• CLPA Staff

Legislation Spotlight: Bill 49-21, Establishment of a Police Accountability Board (MoCo)



This week the Montgomery County Council continued their work on Expedited Bill 49-21, which would establish a Police Accountability Board (PAB) and an Administrative Charging Committee (ACC) in the County. The legislation is a direct result of HB670, which was recently enacted in the Maryland General Assembly. HB670 created a new uniform procedure for police accountability and discipline. Its enactment mandated that each governing body of every County in Maryland establish a PAB and an ACC to address police misconduct complaints and allegations by a County police officer filed by a member of the public.


Expedited Bill 49-21 would create a 9-member PAB nominated by the Montgomery County Executive and confirmed by the Council, but the County Executive would have the authority to appoint one or more nonvoting members. The Bill would mandate that at least one voting member resides in a municipality that operates a police department within the jurisdiction of the PAB. All of the PAB and the ACC members must be County residents. The Bill would require each member of the PAB and the ACC to serve a 3-year term of office with term limits after serving two complete terms. The Bill would also require the Executive to stagger the initial terms to ensure that the terms of approximately one-third of the members expire each year.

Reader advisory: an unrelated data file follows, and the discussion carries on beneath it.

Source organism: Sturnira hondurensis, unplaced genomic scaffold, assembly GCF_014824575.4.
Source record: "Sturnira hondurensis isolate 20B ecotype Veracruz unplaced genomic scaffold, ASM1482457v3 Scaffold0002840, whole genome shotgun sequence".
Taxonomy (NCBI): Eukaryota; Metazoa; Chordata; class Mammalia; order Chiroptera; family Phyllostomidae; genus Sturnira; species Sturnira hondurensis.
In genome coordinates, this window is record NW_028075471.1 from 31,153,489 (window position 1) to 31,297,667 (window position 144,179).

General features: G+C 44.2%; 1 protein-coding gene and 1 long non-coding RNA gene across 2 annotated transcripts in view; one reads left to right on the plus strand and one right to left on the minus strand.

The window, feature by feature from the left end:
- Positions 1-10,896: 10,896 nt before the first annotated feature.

Expedited Bill 49-21 has had two public hearings where the overwhelming majority of speakers opposed the Bill due to the amendments offered by the Council. Those opposed to the amendment believe Expedited Bill 49-21 would require all of the civilian members of the PAB, and the ACC would have to have policing experience. Some argued that the County Attorney would have a conflict of interest in representing both the County Police Department and the PAB and ACC. Many of the speakers during the second public hearing complained about the lack of community input about the Bill before the County Executive submitted it to the Council


During the last work session of the Public Safety Committee, they amended the Bill to:

  • Increase the PAB membership to voting members with at least one member residing in a municipality covered by the PAB and permit the Executive to appoint one or more nonvoting members;

  • clarify that all complaints from the public must be investigated and reported to the ACC;

  • require funding for training of PAB and ACC members from the police and outside organizations; and

  • authorize the Council to remove a member for failure to complete required training.

Other changes at the most recent session included the Council deleting a “violation of law” as one of the reasons for the removal of a member. As well as the approval of an amendment at the 1st work session that replaces the professional experience required for a member with a member must “be able to demonstrate through professional or lived experience the ability to balance effective oversight, perform objective analysis of an investigation report, and practice procedural fairness.”


The complete work session report can be read here. CLPA will continue to track this Bill through the legislative process. If you have any questions or concerns about this legislation, please reach out to Council President Gab Albornoz.


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